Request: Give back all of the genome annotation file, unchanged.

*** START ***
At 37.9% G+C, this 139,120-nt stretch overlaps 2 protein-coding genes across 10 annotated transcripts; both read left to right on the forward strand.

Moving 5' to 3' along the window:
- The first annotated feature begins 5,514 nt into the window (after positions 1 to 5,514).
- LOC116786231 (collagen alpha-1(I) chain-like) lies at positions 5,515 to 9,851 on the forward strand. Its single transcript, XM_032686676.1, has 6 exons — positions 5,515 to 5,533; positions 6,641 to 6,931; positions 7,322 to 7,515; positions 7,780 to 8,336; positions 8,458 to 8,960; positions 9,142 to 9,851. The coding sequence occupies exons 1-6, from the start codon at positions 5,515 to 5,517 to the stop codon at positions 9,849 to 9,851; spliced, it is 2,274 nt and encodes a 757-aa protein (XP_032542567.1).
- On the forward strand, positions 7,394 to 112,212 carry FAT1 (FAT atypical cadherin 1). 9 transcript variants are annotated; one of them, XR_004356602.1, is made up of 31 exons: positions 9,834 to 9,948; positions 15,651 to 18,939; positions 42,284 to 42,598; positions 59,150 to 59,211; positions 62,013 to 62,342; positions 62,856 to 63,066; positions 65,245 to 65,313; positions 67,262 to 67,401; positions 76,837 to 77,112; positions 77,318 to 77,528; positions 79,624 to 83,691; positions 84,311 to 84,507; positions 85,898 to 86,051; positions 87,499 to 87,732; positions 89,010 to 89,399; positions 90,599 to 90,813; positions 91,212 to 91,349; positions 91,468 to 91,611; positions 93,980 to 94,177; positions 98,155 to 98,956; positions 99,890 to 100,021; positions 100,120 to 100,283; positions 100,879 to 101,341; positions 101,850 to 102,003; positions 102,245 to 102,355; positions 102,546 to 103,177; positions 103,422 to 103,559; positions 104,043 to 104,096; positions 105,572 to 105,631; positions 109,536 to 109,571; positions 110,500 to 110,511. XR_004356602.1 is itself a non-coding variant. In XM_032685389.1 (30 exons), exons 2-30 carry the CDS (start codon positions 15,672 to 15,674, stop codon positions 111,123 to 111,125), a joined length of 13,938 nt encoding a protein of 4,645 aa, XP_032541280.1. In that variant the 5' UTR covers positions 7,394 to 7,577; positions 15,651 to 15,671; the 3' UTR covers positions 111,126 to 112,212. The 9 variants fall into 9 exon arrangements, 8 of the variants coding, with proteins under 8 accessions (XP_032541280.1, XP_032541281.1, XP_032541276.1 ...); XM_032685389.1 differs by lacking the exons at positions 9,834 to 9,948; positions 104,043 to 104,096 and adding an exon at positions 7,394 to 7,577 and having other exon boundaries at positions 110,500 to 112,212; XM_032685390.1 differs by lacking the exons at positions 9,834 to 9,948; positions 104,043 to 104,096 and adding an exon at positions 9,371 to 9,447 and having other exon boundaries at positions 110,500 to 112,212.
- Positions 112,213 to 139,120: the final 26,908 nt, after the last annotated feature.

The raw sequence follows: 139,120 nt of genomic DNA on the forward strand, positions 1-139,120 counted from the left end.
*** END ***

At 37.9% G+C, this 139,120-nt stretch overlaps 2 protein-coding genes across 10 annotated transcripts; both read left to right on the forward strand.

Moving 5' to 3' along the window:
- The first annotated feature begins 5,514 nt into the window (after positions 1 to 5,514).
- LOC116786231 (collagen alpha-1(I) chain-like) lies at positions 5,515 to 9,851 on the forward strand. Its single transcript, XM_032686676.1, has 6 exons — positions 5,515 to 5,533; positions 6,641 to 6,931; positions 7,322 to 7,515; positions 7,780 to 8,336; positions 8,458 to 8,960; positions 9,142 to 9,851. The coding sequence occupies exons 1-6, from the start codon at positions 5,515 to 5,517 to the stop codon at positions 9,849 to 9,851; spliced, it is 2,274 nt and encodes a 757-aa protein (XP_032542567.1).
- On the forward strand, positions 7,394 to 112,212 carry FAT1 (FAT atypical cadherin 1). 9 transcript variants are annotated; one of them, XR_004356602.1, is made up of 31 exons: positions 9,834 to 9,948; positions 15,651 to 18,939; positions 42,284 to 42,598; positions 59,150 to 59,211; positions 62,013 to 62,342; positions 62,856 to 63,066; positions 65,245 to 65,313; positions 67,262 to 67,401; positions 76,837 to 77,112; positions 77,318 to 77,528; positions 79,624 to 83,691; positions 84,311 to 84,507; positions 85,898 to 86,051; positions 87,499 to 87,732; positions 89,010 to 89,399; positions 90,599 to 90,813; positions 91,212 to 91,349; positions 91,468 to 91,611; positions 93,980 to 94,177; positions 98,155 to 98,956; positions 99,890 to 100,021; positions 100,120 to 100,283; positions 100,879 to 101,341; positions 101,850 to 102,003; positions 102,245 to 102,355; positions 102,546 to 103,177; positions 103,422 to 103,559; positions 104,043 to 104,096; positions 105,572 to 105,631; positions 109,536 to 109,571; positions 110,500 to 110,511. XR_004356602.1 is itself a non-coding variant. In XM_032685389.1 (30 exons), exons 2-30 carry the CDS (start codon positions 15,672 to 15,674, stop codon positions 111,123 to 111,125), a joined length of 13,938 nt encoding a protein of 4,645 aa, XP_032541280.1. In that variant the 5' UTR covers positions 7,394 to 7,577; positions 15,651 to 15,671; the 3' UTR covers positions 111,126 to 112,212. The 9 variants fall into 9 exon arrangements, 8 of the variants coding, with proteins under 8 accessions (XP_032541280.1, XP_032541281.1, XP_032541276.1 ...); XM_032685389.1 differs by lacking the exons at positions 9,834 to 9,948; positions 104,043 to 104,096 and adding an exon at positions 7,394 to 7,577 and having other exon boundaries at positions 110,500 to 112,212; XM_032685390.1 differs by lacking the exons at positions 9,834 to 9,948; positions 104,043 to 104,096 and adding an exon at positions 9,371 to 9,447 and having other exon boundaries at positions 110,500 to 112,212.
- Positions 112,213 to 139,120: the final 26,908 nt, after the last annotated feature.

The raw sequence follows: 139,120 nt of genomic DNA on the forward strand, positions 1-139,120 counted from the left end.